In a city that's considering changing the building code to allow micro-apartments as small as 220 square feet, there won't be a lot of extra room to store personal transportation like bikes and scooters. Still, there are times when getting around hilly San Francisco on two legs won't do, when carshare is unnecessary, when transit is too slow, and when the best option might just be a scooter.
At least that's what a new electric scooter sharing startup is betting on.
The service works much like bikeshare or carshare. You signup to become a member and pay by the hour or a flat rate for overnight use ($5 per hour, $10 for an entire workday, or $10 for overnight). You can also rent the scooters by the month (with a helmet, scheduled maintenance, and insurance included). Though, you must return the scooter to the same location (but there are no late fees!).
Interestingly, the scooters use smartphone as keys (a bummer for universal accessibility), Ariel Schwartz explains at Fast Company: "[E]ach scooter has a smartphone dock. When a rider places their smartphone in the dock, the scooter unlocks and the phone transforms into a dashboard, offering info on range as well as a map."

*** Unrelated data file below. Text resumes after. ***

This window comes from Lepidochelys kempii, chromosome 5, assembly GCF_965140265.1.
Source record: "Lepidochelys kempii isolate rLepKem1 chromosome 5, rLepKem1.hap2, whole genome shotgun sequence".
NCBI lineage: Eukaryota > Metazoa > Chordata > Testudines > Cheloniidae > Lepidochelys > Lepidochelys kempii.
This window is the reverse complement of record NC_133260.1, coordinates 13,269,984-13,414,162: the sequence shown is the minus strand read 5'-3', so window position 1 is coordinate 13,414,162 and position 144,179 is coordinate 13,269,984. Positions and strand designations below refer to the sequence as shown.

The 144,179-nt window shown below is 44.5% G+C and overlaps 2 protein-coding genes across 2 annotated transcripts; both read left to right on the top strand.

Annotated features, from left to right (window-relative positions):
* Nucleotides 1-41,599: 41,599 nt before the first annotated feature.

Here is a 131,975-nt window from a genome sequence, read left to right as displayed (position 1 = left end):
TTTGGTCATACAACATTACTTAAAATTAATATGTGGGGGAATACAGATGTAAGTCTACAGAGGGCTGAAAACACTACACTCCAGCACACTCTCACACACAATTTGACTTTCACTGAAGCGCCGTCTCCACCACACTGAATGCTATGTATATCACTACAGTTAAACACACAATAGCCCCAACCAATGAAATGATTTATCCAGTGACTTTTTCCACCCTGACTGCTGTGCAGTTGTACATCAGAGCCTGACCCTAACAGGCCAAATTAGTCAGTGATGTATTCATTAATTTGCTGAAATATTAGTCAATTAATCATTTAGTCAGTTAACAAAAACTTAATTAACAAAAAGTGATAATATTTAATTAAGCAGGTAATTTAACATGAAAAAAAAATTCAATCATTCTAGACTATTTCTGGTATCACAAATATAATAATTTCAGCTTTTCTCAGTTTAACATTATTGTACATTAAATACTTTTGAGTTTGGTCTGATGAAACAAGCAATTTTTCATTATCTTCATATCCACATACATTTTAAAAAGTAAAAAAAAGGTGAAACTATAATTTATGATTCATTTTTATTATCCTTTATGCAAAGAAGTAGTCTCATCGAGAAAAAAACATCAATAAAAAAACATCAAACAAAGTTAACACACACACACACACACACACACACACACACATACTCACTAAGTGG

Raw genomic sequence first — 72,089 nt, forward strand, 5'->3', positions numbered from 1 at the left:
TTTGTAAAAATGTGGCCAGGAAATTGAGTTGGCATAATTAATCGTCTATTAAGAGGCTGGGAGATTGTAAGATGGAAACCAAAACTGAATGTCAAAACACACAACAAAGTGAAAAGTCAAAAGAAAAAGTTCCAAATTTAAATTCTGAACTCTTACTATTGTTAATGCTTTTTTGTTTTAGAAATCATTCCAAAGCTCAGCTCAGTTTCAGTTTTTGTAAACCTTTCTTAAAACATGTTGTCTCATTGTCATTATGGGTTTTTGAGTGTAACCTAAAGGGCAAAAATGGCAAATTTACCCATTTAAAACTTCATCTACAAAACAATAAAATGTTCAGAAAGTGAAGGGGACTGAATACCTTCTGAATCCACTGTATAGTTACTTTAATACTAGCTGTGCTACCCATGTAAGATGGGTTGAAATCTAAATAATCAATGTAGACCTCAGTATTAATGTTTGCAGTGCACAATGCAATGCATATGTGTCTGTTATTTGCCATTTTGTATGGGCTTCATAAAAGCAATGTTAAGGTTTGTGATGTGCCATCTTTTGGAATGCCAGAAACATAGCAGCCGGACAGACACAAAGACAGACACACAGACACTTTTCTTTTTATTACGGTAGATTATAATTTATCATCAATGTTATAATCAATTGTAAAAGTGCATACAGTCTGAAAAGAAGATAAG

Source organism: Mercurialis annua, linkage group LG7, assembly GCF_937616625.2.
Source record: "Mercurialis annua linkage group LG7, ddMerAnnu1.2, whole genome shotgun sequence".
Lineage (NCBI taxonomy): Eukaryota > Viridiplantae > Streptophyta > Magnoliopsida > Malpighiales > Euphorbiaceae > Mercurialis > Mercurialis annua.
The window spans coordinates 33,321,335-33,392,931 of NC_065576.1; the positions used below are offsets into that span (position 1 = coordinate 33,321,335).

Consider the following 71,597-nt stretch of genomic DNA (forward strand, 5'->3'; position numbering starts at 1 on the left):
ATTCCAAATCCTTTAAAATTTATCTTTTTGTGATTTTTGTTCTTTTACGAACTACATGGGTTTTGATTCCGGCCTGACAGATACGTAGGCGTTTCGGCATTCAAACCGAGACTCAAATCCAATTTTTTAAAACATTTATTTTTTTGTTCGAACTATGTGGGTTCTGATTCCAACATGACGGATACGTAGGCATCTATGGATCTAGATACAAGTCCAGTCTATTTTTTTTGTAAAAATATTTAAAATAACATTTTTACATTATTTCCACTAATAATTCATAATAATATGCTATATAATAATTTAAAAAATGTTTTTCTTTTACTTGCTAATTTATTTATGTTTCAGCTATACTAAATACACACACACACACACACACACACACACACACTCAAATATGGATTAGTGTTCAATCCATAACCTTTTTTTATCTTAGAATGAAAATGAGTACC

As for the scooters themselves, they go between 25-30 mph (not that you're going much faster in the city anyway) and have a range of 20-30 miles. One downside is that charging takes about 8 hours, which could be problematic with only 50 bikes available.
There are definitely some advantages other sharable transportation services have over scooter sharing. With the scooters you can rent them for less than 48 hours without a motorcycle license. Anything more and you'll need one. And, regardless of how long you ride, an orientation is required before you can ride for the first time. Plus, at least for now, scooter share is only available to local residents. You can't rent one on your visit to San Francisco.
Still, the scooters should fill a niche for San Francisco residents looking for a quick option to get around town.
Scoot Networks is looking to grow their fleet in San Francisco. Next year they hope to expand to other cities.
[Via Fast Company]
Photo: Scoot Networks